Eating Disorders: Anorexia
Each year millions of people in the United States are affected by serious and sometimes life-threatening eating disorders. The vast majority are adolescents and young adult women. Approximately one percent of adolescents girls develop anorexia nervosa, a dangerous condition in which they can literally starve themselves to death. Another two to three percent develop bulimia nervosa, a destructive pattern of excessive overeating followed by vomiting or other " purging " behaviors to control their weight. These eating disorders also occur in men and older women , but much less frequently. The consequences of eating disorders can be severe. For example, one in ten anorexia nervosa leads to death from starvation, cardiac arrest, or suicide. Fortunately, increasing awareness of the dangers of eating disorders, sparked by medicall studies and extensive media coverage, has led many poeple to seek help. Nevertheless, some people with eating disorders refuse to admit that they have a problem and do not get treatment. Family and friends can help recognize the problem and encourage the person to seek treatment.
Anorexia nervosa is a disorder where people intentionally starve themselves. It usually starts around the time of puberty and involves extreme weight loss. Sometimes they must be hospitalized to prevent starvation because food and weight become obsessions. For some, the compulsiveness shows up in strange eating rituals, some even collect recipes and prepare gourmet feasts for family and friends. Loss of monthly menstrual periods is typical in women with this disorder and men with this disorder usually become impotent.
People with bulmia nervosa consume large amounts of food and then rid their bodies of the excess calories by vomiting, abusing laxatives or excersising obsessively. Some use a combination of all these forms of purging. Many individuals with bulimia " binge and purge " in secret and maintain normal or above normal body weight, they can often successfully hide their problem from others for years. As with anorexia, bulimia typically begins during adolescence. The condition occurs most often in women but is also found in men. Many individuals with bulimia, do not seek help until they reach their thirties or forties. By then, their eating behavior is deeply ingrained and more difficult to change.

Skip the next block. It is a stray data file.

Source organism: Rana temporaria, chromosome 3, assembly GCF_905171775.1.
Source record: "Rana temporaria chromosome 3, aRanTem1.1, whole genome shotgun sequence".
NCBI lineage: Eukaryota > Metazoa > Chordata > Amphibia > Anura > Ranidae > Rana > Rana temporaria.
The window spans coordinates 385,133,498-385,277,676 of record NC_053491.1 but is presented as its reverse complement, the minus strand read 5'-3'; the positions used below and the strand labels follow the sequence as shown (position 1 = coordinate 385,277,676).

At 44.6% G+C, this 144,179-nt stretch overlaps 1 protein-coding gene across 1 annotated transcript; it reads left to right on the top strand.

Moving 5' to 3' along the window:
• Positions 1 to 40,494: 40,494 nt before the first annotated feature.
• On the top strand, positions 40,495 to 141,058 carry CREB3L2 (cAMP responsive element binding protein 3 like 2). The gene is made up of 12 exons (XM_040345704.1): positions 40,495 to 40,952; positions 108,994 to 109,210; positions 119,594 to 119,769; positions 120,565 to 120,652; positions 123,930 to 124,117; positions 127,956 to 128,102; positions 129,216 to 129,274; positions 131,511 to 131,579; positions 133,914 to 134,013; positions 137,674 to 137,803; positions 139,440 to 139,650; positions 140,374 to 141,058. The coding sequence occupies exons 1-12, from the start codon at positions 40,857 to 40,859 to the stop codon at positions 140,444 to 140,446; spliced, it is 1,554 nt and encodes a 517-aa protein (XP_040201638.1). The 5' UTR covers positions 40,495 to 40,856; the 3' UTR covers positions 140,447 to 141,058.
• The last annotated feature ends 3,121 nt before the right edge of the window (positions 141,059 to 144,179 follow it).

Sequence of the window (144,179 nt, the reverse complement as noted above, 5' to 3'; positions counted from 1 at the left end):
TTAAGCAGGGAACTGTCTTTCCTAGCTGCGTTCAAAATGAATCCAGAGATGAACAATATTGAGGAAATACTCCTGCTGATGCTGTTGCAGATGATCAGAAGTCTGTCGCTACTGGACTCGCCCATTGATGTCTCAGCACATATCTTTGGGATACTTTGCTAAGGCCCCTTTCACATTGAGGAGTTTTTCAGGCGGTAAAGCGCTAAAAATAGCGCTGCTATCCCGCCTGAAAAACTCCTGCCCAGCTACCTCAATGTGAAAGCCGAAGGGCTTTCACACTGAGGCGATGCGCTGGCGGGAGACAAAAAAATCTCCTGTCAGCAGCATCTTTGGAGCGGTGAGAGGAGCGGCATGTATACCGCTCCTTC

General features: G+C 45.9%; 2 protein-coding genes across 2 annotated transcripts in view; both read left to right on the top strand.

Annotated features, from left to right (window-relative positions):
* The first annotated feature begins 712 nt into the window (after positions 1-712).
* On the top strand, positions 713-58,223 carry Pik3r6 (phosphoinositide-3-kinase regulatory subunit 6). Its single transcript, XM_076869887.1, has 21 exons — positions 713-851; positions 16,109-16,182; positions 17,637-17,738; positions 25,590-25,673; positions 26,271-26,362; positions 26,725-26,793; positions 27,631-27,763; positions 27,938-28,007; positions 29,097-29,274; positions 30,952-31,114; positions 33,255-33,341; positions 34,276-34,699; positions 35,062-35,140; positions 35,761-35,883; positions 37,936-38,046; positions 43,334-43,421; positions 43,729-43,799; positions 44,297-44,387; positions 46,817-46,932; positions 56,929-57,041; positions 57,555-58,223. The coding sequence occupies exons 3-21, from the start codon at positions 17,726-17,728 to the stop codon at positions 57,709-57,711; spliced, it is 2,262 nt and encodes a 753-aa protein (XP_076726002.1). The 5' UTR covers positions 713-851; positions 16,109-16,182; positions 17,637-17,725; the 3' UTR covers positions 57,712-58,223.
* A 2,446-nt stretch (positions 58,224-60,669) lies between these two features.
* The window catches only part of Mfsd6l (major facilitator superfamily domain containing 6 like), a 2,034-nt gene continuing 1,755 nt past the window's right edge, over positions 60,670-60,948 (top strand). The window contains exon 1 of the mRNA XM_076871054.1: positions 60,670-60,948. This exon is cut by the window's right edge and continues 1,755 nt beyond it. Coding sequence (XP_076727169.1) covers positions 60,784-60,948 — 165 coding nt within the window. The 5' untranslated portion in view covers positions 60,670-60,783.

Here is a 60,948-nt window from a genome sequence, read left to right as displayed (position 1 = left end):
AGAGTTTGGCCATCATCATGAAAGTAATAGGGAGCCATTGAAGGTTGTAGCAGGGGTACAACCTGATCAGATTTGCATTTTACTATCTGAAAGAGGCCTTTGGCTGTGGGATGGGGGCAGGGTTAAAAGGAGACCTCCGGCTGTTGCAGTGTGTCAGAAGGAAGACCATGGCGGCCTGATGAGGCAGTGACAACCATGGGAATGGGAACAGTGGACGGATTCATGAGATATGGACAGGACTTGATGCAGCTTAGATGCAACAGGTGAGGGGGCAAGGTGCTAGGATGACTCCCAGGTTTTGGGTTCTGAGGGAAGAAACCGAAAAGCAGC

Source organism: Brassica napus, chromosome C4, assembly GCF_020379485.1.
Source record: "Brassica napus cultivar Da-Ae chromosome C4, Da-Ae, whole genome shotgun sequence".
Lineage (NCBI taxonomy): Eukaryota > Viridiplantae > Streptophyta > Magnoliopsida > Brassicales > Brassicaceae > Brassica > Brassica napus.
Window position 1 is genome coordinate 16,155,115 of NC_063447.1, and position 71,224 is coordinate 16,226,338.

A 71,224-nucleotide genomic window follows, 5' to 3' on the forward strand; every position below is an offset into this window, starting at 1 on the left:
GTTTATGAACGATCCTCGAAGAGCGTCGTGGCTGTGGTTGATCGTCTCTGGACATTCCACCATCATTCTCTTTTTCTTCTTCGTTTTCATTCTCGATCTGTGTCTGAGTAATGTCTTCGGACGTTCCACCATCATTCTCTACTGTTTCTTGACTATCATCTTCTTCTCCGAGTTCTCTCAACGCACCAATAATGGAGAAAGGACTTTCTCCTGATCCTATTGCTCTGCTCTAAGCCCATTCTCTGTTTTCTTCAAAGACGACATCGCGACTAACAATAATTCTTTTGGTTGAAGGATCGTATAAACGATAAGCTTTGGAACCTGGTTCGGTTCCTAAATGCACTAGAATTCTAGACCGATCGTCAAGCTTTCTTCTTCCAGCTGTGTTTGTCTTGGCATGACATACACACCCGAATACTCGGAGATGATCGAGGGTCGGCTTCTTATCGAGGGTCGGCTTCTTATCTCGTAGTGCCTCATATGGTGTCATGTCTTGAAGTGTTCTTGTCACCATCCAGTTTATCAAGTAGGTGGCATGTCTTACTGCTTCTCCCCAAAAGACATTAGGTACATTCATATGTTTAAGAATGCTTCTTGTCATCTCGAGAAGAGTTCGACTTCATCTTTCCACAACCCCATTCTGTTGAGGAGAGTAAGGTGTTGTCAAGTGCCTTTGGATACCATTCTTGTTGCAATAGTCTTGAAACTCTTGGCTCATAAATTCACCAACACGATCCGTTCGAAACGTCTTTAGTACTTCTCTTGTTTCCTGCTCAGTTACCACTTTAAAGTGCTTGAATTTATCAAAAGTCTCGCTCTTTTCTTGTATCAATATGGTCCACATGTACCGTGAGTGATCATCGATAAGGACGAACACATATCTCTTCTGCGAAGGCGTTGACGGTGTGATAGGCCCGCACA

Medical complications can frequently be a result of eating disorders. Individuals with eating disorders who use drugs to stimulate vomiting, may be in considerable danger, as this practice increases the risk of heart failure. In patients with anorexia, starvation can damage vital organs such as the heart and brain. To protect itself, the body shifts into " slow gear ": monthly menstrual periods stop, breathing, pulse and, blood pressure rates drop, and thyroid function slows. Nails and hair become brittle, the skin dries, yellows, and becomes covered with soft hair called lanugo. Excessive thirst and frequent urination may occur. Dehydration contributes to constipation, and reduced body fat leads to lowered body temperature and inability to with stand cold. Mild anemia, swollen joints, reduced muscles mass, and light headedness also commonly occur in anorexia. If the disorder becomes severe, patients may lose calcium from their bones, making them brittle and prone to breakage. Scientists from the National Institute of Mental Health ( NIMH ), have also found that patients suffer from other psychiatric illnesses. They may suffer from anxiety, personality or substance abuse disorders, and many are at a risk for suicide. Obsessive compulsive disorder, an illness characterized by repetitive thoughts and behaviors, can also accompany anorexia.
Bulimia nervosa patients- even those of normal weight- can severely damage their
bodies by frequet binge eating and purging. In rare instances, binge eating causes the stomach to rupture, purging may result in heart failure due to loss of vital...
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